Again, I must emphasize that The American Dissident exists because no other literary journal will publish harshly critical poems and essays, especially regarding the academic/literary establishment. What other journal will permit, in the name of free speech, criticism of itself and its editor in each and every issue? Agni? Ploughshares? Blue Collar Review? Left Curve? Exquisite Corpse? Definitely not! I've tried them all. Criticize NewPages, Poetry Foundation, or Poets & Writers magazine and be permanently banned from their poetry magazine listings! For them, The AD simply does not exist. Period. Of course, I'd much rather criticize what needs to be criticized than be listed.
Moreover, I do not "attack" for the sake of attacking "the small press community." I criticize what is rarely, if ever, criticized because something is either false, hypocritical, stereotyped, double-standardized, PC-only, or whatever. Always a concrete reason incites my "attack." How can the poetry establishment possibly improve if it prevents criticism with its regard? Ah, well, for it, there is no need for improvement at all. After all, its icons are demi-gods and their verse, deific.
The words Dana chooses are denigrating, thus tinted with negative subjectivity and, in that sense, serve to deflect away from the reality of the message. Instead of "criticize," Dana uses the terms "attack," "put down," and "one-note diatribes." Those terms would be justified, but only if the criticism were not justified and did not point out an uncomfortable truth or hypocrisy. Without a precise example of alleged "one-note diatribe," I cannot direct attention to why what was written is not a "one-note diatribe." Often, I receive such criticism, which is really nothing more than ad hominem or implicit ad hominem, as in he who writes "one-note diatribes" must surely be an asshole. Ad hominem seeks to kill the messenger in an effort to divert attention from the message. Labeling the message a "one-note diatribe" does precisely that. No need to present a point-by-point counter argumentation to a particular message. Just call the whole thing a "one-note diatribe."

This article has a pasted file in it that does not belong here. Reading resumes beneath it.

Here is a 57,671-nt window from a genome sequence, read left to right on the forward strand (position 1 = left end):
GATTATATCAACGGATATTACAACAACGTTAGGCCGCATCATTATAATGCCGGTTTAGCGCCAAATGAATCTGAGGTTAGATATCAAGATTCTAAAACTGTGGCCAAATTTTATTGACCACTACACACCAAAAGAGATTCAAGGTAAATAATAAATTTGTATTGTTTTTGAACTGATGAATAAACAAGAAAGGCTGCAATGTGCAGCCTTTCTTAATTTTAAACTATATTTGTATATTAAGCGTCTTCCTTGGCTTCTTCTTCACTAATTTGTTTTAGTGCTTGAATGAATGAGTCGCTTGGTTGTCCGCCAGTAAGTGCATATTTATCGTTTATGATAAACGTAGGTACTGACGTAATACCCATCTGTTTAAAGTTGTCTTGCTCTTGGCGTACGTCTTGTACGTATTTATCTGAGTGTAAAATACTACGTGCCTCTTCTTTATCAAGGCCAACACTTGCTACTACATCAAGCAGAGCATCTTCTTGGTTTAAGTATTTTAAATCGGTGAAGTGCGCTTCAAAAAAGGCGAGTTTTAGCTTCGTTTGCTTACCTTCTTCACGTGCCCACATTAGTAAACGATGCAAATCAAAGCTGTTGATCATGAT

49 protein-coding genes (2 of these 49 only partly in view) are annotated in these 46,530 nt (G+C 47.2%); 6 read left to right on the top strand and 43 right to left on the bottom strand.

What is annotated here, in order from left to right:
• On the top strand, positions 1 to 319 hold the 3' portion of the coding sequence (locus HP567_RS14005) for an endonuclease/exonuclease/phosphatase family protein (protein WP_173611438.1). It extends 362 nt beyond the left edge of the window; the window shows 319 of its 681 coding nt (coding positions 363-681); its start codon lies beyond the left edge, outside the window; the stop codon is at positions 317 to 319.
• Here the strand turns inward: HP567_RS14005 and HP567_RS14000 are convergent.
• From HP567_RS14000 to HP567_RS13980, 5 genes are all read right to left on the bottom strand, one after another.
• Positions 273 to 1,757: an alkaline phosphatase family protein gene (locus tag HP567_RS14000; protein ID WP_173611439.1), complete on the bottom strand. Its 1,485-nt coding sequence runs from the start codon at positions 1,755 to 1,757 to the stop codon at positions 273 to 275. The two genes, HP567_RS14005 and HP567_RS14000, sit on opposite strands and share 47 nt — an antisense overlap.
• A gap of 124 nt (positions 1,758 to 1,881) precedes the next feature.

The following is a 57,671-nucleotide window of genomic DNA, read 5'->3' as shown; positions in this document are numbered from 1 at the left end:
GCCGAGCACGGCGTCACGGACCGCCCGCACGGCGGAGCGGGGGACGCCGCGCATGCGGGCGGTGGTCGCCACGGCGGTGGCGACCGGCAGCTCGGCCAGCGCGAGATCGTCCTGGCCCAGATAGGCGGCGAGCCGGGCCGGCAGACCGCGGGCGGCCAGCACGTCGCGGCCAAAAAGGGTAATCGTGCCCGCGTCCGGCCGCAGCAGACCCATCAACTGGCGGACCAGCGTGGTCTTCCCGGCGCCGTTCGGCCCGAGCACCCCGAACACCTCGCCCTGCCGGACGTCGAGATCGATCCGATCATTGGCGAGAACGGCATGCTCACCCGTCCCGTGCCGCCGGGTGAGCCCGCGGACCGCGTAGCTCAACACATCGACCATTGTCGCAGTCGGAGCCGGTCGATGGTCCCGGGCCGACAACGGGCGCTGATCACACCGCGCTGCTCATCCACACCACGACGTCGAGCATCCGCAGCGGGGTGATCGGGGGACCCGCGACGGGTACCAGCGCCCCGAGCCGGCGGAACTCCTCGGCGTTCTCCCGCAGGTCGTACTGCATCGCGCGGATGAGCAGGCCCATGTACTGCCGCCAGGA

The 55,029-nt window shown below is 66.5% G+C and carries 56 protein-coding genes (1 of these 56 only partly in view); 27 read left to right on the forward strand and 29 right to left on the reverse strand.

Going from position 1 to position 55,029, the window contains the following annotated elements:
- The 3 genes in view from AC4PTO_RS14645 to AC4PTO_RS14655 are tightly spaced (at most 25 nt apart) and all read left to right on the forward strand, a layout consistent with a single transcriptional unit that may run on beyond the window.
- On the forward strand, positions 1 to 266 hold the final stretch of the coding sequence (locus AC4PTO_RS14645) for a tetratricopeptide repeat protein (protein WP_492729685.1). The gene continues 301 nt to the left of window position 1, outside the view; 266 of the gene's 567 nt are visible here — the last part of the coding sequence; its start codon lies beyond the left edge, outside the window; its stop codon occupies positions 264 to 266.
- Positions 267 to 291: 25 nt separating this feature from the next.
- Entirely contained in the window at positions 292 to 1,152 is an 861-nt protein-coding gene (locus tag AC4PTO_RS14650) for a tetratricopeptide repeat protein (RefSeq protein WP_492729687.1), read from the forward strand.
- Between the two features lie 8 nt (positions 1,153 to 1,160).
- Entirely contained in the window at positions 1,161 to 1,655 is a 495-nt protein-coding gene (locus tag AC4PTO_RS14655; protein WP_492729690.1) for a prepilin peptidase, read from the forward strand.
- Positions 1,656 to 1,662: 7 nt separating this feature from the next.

Dana argues that I "complain." Yet I am simply stating fact. It is not a "complaint," but rather a simple fact that "literary journals have ostracized" my opinions and criticism, though banned would be a more accurate term. And again I am not complaining about that. I am simply stating that if one criticizes, one can end up banned. "Unfair"? I wouldn't and have never used that term with regards what happens to me. I am a staunch individual, who speaks overtly. Is it "unfair" that I am thus punished for that? In an autocrat/apparatchik world, it is not "unfair." It simply goes with the territory.
If no other small press journals will highlight free speech, why is it an "ugly requisite that free speech be the only worthy theme" for The American Dissident? I don't get it. If the latter opened up to all the other themes, Crayola included, then what would possibly make it unique? Wouldn't it simply become just another small press mag boasting vacuous uniqueness on NewPages and P&W mag listings? And how might that "attract rather than repel people to his cause of defending free speech"? Poets, in general, like to think of themselves as somehow special. Yet they are not at all special when they do not possess the courage to stand above the silent Joe professors and Jill poets in an effort to speak "the rude truth in all ways" (Emerson).